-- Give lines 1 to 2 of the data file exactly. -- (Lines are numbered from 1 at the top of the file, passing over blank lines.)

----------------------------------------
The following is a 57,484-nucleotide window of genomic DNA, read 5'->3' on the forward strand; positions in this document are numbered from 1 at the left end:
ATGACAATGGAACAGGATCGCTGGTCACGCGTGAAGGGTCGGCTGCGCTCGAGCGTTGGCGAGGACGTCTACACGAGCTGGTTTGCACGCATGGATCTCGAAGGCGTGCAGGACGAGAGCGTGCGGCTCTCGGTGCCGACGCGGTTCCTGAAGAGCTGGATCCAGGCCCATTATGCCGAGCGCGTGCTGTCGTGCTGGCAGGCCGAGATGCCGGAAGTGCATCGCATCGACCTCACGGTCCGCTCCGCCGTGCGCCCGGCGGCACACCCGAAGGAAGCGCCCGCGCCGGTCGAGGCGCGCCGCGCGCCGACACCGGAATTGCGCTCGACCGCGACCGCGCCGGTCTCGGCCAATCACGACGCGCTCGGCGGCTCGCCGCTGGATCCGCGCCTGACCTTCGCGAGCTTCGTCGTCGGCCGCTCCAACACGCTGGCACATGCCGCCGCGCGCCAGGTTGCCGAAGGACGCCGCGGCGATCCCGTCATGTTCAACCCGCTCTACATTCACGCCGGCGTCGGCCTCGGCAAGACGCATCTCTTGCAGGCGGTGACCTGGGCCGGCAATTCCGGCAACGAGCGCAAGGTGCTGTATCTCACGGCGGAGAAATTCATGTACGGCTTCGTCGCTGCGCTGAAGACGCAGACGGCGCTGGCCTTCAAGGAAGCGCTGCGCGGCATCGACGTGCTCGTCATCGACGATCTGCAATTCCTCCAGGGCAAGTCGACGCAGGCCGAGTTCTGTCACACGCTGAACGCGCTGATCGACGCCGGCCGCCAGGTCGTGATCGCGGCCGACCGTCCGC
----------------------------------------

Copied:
The following is a 57,484-nucleotide window of genomic DNA, read 5'->3' on the forward strand; positions in this document are numbered from 1 at the left end:
ATGACAATGGAACAGGATCGCTGGTCACGCGTGAAGGGTCGGCTGCGCTCGAGCGTTGGCGAGGACGTCTACACGAGCTGGTTTGCACGCATGGATCTCGAAGGCGTGCAGGACGAGAGCGTGCGGCTCTCGGTGCCGACGCGGTTCCTGAAGAGCTGGATCCAGGCCCATTATGCCGAGCGCGTGCTGTCGTGCTGGCAGGCCGAGATGCCGGAAGTGCATCGCATCGACCTCACGGTCCGCTCCGCCGTGCGCCCGGCGGCACACCCGAAGGAAGCGCCCGCGCCGGTCGAGGCGCGCCGCGCGCCGACACCGGAATTGCGCTCGACCGCGACCGCGCCGGTCTCGGCCAATCACGACGCGCTCGGCGGCTCGCCGCTGGATCCGCGCCTGACCTTCGCGAGCTTCGTCGTCGGCCGCTCCAACACGCTGGCACATGCCGCCGCGCGCCAGGTTGCCGAAGGACGCCGCGGCGATCCCGTCATGTTCAACCCGCTCTACATTCACGCCGGCGTCGGCCTCGGCAAGACGCATCTCTTGCAGGCGGTGACCTGGGCCGGCAATTCCGGCAACGAGCGCAAGGTGCTGTATCTCACGGCGGAGAAATTCATGTACGGCTTCGTCGCTGCGCTGAAGACGCAGACGGCGCTGGCCTTCAAGGAAGCGCTGCGCGGCATCGACGTGCTCGTCATCGACGATCTGCAATTCCTCCAGGGCAAGTCGACGCAGGCCGAGTTCTGTCACACGCTGAACGCGCTGATCGACGCCGGCCGCCAGGTCGTGATCGCGGCCGACCGTCCGC